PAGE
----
Independent variables

Maternal socio-demographic and pregnancy-related factors were considered. The socio-demographic factors included maternal age, marital status, ethnicity (based on the three most predominant ethnic groups in Nigeria, Hausa, Ibo, and Yoruba; and others), religion, educational attainment, occupation (formal / regular employment, self-employed or none), social class, type of accommodation (rented or owned), and quality of accommodation (with own or shared toilet facilities). Determination of the social classes of the participants was based on mother's education and father's occupation, as previously validated in this population. [13] Social class I was termed as 'high', II and III as 'middle,' and IV and V as 'low'. Pregnancy-related factors included parity, antenatal care visits, herbal drug use in pregnancy, gestational type (singleton or multiple), and place of delivery (public / government, private hospitals, family homes, herbal / traditional maternity homes run by traditional birth attendants, and other locations).

Statistical analysis

Continuous variables (maternal age and parity) were categorized according to the established risk threshold in the literature. Factors significantly associated (two-tailed P < 0.05) with any abnormal head size in the univariate analysis were first considered for inclusion in the multiple logistic regression model. A second model consisting of all factors based on biological plausibility was built and compared with the first model to determine the effects of the non-significant variables. The strength of association was estimated by the odds ratios (OR) and the corresponding 95% confidence intervals (CI). There were no a priori hypotheses for the interaction terms, so these were not investigated. Missing data were managed by exclusion in all of the analyses. Model calibration was verified with the Hosmer-Lemeshow test. All statistical analyses were done with SPSS Windows version 16.0 (SPSS Inc, Chicago, IL, USA). [14]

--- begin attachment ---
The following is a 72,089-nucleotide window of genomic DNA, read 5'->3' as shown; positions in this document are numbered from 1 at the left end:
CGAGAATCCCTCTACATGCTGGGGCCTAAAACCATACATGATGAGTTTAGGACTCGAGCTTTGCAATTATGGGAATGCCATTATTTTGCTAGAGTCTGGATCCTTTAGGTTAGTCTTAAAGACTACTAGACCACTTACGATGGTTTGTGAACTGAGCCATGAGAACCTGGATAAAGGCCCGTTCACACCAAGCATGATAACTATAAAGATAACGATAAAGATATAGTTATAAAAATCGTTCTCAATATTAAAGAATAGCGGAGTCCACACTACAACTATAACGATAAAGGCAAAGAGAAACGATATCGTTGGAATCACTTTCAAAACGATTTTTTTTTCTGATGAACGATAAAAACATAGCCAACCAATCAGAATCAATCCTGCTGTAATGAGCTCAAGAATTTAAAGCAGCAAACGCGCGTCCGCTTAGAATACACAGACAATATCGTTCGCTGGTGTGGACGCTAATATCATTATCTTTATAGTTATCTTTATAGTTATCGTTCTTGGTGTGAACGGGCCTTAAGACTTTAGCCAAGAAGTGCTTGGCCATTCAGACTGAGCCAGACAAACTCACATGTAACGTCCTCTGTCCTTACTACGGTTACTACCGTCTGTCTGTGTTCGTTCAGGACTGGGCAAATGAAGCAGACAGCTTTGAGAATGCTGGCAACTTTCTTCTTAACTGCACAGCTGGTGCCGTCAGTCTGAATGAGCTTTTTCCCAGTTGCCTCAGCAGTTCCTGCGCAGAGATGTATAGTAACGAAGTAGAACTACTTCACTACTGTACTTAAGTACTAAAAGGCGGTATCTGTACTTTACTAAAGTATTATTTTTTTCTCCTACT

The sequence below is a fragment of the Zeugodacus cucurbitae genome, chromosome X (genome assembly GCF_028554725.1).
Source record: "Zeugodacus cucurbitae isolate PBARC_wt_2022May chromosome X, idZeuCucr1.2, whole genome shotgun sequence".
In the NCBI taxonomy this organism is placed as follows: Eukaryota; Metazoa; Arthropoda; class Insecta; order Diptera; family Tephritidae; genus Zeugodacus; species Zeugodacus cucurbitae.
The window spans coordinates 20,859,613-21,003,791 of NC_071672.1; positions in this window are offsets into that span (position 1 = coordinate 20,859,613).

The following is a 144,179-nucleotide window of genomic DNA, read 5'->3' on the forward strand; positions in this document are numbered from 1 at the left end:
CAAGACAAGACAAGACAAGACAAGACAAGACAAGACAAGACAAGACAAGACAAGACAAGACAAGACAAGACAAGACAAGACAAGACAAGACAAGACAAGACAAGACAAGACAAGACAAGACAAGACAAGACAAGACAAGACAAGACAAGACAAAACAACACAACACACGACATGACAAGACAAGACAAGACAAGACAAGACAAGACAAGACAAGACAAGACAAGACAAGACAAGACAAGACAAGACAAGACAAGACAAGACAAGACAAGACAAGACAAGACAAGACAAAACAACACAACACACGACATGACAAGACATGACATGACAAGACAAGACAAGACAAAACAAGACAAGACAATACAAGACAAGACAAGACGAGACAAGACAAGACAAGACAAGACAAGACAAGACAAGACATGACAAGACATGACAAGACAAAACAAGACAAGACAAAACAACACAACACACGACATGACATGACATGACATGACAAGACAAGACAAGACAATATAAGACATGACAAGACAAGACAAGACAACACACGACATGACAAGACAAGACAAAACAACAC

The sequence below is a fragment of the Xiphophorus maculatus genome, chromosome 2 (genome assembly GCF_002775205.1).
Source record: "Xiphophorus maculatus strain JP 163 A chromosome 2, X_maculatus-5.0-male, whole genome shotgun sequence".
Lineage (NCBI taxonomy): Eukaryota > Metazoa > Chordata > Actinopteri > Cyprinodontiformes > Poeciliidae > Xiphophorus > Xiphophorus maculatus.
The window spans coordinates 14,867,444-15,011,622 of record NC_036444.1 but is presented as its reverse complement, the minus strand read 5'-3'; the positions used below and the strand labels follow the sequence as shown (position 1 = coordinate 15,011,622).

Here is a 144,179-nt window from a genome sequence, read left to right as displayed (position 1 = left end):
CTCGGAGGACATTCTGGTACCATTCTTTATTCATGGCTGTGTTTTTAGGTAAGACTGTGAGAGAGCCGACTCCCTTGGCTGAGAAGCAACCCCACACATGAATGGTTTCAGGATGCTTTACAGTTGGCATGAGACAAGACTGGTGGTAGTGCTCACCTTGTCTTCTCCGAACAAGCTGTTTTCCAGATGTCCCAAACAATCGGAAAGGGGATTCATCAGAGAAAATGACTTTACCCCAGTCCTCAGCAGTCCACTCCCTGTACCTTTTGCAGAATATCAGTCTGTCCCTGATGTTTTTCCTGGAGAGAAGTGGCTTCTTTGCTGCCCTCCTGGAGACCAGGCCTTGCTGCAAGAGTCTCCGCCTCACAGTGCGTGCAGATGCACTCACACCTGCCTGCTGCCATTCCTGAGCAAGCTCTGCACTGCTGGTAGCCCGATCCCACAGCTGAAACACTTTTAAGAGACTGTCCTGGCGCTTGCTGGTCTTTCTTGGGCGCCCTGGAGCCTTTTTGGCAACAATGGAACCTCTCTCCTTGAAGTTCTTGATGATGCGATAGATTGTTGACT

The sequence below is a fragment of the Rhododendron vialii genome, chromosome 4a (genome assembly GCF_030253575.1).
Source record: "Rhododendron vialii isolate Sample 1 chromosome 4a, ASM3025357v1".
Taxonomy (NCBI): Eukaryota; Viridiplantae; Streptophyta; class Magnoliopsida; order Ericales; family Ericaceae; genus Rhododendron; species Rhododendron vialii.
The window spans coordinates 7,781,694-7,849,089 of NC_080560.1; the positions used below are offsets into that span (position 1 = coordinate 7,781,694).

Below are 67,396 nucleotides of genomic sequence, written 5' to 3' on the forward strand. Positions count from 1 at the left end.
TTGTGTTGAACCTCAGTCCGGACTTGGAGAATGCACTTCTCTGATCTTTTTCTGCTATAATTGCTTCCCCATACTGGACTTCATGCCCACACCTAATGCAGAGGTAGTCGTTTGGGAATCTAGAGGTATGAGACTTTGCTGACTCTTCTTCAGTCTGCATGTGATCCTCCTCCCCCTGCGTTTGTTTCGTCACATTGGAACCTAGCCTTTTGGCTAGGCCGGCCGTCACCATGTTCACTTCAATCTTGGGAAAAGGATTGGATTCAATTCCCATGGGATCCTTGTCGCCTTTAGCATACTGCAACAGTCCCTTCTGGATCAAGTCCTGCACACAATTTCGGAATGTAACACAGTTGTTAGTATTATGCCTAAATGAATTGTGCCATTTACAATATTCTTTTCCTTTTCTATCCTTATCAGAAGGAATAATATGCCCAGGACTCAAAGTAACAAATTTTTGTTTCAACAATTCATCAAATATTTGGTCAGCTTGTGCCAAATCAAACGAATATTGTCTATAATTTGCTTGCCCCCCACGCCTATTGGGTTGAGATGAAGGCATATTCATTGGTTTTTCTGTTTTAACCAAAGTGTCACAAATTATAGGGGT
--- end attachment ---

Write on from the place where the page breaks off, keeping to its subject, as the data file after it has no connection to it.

Results Top


A total of 5731 term infants (mean ± SD age: 16.0 ± 16.5 days), with complete anthropometric data over the study period, 730 (12.7%) of whom had abnormal head sizes [Table 1] and their mothers were enrolled. From this group, 623 (85.3%) had microcephaly. The distribution of abnormal head sizes across the age groups in the study population is presented in [Figure 1]. More than half (56.2%) of the infants with abnormal head sizes were male. About one-fifth (22.2%) of the teenage mothers and one-third (33.7%) of mothers with multiple pregnancies had offspring with abnormal head sizes. Over three-quarters of the mothers belonged to the middle class, attended antenatal clinics, and lived in rented accommodation with shared facilities. Delivery in traditional maternity homes was highest (39.7%), while each of those in both public and private hospitals accounted for 24% of the total deliveries. In the entire study population, only six (0.1%) mothers reported alcohol use and two (0.03%) smoked.
Table 1: Maternal socio-demographic correlates of infants with abnormal head sizes

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Figure 1: Distribution of abnormal head sizes in the study population